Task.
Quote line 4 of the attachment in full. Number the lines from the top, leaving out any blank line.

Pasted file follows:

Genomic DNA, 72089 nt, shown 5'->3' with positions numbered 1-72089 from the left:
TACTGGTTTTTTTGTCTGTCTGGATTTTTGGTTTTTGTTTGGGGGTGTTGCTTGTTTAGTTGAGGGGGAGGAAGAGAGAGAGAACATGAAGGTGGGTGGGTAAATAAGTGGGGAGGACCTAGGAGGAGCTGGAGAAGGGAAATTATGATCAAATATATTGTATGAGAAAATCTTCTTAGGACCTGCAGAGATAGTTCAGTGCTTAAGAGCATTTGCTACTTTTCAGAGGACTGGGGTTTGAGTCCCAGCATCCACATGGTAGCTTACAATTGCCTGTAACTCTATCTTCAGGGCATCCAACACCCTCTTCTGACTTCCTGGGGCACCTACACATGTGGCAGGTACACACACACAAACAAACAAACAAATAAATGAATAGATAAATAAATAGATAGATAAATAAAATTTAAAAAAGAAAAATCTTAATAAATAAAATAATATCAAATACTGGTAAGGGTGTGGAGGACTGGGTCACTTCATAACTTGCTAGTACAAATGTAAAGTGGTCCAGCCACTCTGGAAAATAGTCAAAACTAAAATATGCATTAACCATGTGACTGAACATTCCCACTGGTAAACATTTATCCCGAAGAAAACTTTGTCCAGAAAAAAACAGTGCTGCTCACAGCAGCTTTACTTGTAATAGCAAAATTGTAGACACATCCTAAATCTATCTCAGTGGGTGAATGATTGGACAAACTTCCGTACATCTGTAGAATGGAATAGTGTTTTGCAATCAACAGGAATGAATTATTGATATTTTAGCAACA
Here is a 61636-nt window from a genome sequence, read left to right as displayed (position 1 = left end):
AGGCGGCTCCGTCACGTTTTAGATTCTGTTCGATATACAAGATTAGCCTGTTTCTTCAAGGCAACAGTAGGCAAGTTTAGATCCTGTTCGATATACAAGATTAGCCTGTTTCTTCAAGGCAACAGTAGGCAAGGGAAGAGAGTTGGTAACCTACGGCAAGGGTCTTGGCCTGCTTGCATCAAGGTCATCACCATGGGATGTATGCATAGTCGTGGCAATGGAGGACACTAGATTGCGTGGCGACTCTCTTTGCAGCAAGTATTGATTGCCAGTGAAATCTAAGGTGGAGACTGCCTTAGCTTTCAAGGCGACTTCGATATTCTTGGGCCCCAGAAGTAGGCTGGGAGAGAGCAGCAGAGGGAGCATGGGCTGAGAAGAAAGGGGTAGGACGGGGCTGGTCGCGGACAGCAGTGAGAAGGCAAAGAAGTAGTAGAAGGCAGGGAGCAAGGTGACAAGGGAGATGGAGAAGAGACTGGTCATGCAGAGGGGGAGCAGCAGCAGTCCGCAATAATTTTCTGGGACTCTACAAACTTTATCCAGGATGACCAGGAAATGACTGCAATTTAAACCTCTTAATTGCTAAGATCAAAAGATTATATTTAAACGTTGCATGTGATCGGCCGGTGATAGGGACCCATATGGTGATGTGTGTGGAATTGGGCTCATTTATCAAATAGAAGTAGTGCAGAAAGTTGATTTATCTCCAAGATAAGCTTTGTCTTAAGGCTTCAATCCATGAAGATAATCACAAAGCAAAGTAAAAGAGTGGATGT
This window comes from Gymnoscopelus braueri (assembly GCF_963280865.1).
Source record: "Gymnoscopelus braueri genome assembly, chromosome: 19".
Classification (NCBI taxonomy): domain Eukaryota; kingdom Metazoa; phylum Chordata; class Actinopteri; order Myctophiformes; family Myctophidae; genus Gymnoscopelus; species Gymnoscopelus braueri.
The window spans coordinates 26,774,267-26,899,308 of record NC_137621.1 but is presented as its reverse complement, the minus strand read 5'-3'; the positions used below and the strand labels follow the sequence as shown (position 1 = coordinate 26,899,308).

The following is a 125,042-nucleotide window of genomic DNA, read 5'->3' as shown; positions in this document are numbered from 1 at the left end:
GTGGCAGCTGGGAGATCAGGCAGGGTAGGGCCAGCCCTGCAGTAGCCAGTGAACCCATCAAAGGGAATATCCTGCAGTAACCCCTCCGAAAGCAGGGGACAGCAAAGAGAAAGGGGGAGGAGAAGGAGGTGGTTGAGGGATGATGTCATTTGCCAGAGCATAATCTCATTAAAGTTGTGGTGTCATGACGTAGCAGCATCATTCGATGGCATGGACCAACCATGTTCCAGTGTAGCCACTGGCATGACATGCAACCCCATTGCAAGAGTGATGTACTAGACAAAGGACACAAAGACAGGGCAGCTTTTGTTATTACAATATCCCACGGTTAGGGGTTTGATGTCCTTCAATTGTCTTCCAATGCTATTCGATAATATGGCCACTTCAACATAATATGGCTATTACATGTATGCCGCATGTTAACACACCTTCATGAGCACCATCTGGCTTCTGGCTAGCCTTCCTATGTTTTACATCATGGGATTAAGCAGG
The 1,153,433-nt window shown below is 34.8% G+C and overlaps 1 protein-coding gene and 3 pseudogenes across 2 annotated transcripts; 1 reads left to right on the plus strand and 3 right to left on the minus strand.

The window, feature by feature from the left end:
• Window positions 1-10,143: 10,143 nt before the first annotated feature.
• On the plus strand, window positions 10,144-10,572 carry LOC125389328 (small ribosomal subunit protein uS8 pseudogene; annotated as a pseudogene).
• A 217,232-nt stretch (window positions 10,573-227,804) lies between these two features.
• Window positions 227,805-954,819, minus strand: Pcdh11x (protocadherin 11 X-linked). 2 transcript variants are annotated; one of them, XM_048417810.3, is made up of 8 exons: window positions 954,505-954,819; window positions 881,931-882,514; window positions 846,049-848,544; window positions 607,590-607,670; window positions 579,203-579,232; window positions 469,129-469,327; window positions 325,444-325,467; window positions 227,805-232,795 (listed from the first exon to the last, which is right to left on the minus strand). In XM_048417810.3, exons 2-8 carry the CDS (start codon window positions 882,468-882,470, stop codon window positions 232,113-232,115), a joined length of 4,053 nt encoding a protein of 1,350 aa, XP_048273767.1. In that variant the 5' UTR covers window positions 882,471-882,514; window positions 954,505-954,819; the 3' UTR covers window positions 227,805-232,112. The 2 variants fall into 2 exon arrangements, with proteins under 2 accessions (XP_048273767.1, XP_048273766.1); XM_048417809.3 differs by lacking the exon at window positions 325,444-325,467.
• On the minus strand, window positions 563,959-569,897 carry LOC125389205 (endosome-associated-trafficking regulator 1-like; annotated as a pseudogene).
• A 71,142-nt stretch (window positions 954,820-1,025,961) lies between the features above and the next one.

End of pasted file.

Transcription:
AGGCGGCTCCGTCACGTTTTAGATTCTGTTCGATATACAAGATTAGCCTGTTTCTTCAAGGCAACAGTAGGCAAGTTTAGATCCTGTTCGATATACAAGATTAGCCTGTTTCTTCAAGGCAACAGTAGGCAAGGGAAGAGAGTTGGTAACCTACGGCAAGGGTCTTGGCCTGCTTGCATCAAGGTCATCACCATGGGATGTATGCATAGTCGTGGCAATGGAGGACACTAGATTGCGTGGCGACTCTCTTTGCAGCAAGTATTGATTGCCAGTGAAATCTAAGGTGGAGACTGCCTTAGCTTTCAAGGCGACTTCGATATTCTTGGGCCCCAGAAGTAGGCTGGGAGAGAGCAGCAGAGGGAGCATGGGCTGAGAAGAAAGGGGTAGGACGGGGCTGGTCGCGGACAGCAGTGAGAAGGCAAAGAAGTAGTAGAAGGCAGGGAGCAAGGTGACAAGGGAGATGGAGAAGAGACTGGTCATGCAGAGGGGGAGCAGCAGCAGTCCGCAATAATTTTCTGGGACTCTACAAACTTTATCCAGGATGACCAGGAAATGACTGCAATTTAAACCTCTTAATTGCTAAGATCAAAAGATTATATTTAAACGTTGCATGTGATCGGCCGGTGATAGGGACCCATATGGTGATGTGTGTGGAATTGGGCTCATTTATCAAATAGAAGTAGTGCAGAAAGTTGATTTATCTCCAAGATAAGCTTTGTCTTAAGGCTTCAATCCATGAAGATAATCACAAAGCAAAGTAAAAGAGTGGATGT